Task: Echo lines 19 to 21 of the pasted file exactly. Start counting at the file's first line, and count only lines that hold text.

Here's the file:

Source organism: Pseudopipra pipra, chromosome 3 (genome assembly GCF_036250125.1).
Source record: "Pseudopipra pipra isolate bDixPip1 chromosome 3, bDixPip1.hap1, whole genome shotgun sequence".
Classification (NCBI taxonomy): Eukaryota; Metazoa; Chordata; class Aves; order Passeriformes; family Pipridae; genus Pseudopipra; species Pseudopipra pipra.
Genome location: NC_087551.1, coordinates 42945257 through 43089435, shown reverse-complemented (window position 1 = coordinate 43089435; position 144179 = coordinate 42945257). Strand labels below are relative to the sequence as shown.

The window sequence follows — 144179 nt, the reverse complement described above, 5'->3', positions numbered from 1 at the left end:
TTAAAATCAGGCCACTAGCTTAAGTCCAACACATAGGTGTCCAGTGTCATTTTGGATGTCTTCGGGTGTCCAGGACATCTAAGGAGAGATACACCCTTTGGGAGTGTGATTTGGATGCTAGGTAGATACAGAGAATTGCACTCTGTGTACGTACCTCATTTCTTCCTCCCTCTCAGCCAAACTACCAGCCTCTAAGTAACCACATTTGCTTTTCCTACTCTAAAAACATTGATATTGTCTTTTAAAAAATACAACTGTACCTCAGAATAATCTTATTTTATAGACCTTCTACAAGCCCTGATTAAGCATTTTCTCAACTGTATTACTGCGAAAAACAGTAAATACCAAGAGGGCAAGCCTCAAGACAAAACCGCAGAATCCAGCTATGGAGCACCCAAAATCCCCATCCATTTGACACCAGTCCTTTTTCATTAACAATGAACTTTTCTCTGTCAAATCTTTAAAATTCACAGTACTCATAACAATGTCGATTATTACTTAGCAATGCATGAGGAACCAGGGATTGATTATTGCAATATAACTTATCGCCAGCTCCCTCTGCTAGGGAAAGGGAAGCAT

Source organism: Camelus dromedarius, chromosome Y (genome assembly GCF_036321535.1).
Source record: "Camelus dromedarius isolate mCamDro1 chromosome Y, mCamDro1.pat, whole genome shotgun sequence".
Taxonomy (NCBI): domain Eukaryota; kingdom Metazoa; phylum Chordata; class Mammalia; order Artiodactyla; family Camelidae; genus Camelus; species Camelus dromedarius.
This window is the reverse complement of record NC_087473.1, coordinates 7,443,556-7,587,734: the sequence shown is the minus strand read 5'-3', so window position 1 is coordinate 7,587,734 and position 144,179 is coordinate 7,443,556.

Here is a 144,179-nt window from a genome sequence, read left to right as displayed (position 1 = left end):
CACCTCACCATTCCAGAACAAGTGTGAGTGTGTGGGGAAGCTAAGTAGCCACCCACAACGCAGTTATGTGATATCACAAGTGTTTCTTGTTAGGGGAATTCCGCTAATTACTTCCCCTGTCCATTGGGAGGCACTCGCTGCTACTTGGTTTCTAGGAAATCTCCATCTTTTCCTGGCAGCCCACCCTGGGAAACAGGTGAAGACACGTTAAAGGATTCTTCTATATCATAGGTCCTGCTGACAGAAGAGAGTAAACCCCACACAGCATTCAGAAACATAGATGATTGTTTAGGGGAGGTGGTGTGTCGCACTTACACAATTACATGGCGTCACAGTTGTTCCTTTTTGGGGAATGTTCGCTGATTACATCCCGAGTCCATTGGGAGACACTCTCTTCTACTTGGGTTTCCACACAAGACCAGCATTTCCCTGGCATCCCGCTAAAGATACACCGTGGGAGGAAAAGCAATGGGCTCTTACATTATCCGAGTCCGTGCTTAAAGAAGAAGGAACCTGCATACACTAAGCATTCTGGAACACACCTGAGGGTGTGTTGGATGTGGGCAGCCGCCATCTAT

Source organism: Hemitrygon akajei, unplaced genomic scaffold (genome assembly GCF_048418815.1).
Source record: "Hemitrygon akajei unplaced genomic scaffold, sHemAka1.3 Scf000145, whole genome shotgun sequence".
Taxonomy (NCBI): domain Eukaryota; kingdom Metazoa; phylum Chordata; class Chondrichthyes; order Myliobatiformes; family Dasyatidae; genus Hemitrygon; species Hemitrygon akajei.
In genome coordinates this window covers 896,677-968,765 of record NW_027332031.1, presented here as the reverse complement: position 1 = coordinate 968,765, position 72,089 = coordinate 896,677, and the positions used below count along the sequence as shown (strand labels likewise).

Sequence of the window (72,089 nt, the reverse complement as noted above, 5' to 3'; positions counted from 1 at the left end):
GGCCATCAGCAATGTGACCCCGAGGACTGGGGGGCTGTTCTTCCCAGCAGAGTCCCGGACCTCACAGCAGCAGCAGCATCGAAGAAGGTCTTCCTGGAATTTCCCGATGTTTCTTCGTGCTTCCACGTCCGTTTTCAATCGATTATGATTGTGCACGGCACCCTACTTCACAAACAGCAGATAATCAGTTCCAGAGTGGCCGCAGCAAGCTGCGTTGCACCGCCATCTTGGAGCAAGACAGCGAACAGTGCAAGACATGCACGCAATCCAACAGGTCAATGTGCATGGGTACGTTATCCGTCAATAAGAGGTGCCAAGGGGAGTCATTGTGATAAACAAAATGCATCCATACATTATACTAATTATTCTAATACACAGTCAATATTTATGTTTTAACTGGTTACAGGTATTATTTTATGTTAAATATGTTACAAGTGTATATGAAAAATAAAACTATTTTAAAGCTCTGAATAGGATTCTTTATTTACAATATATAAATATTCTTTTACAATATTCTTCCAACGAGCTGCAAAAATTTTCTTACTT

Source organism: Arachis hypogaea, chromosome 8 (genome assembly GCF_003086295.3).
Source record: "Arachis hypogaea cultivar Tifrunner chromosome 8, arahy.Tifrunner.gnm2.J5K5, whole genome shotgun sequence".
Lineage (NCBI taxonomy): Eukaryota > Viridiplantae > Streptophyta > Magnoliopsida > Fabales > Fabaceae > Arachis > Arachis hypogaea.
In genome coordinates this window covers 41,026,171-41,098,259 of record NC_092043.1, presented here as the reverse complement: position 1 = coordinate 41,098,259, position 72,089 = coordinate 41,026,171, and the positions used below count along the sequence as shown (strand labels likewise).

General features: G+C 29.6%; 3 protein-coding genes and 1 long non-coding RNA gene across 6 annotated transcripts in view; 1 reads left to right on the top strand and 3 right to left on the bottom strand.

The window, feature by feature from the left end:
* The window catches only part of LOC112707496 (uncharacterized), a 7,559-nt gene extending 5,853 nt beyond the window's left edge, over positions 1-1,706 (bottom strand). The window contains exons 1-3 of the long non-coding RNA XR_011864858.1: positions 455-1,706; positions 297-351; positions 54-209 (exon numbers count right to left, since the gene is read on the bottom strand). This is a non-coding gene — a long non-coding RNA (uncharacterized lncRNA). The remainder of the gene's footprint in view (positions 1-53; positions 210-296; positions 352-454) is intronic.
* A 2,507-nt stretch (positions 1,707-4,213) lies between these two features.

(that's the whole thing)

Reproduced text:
Source organism: Arachis hypogaea, chromosome 8 (genome assembly GCF_003086295.3).
Source record: "Arachis hypogaea cultivar Tifrunner chromosome 8, arahy.Tifrunner.gnm2.J5K5, whole genome shotgun sequence".
Lineage (NCBI taxonomy): Eukaryota > Viridiplantae > Streptophyta > Magnoliopsida > Fabales > Fabaceae > Arachis > Arachis hypogaea.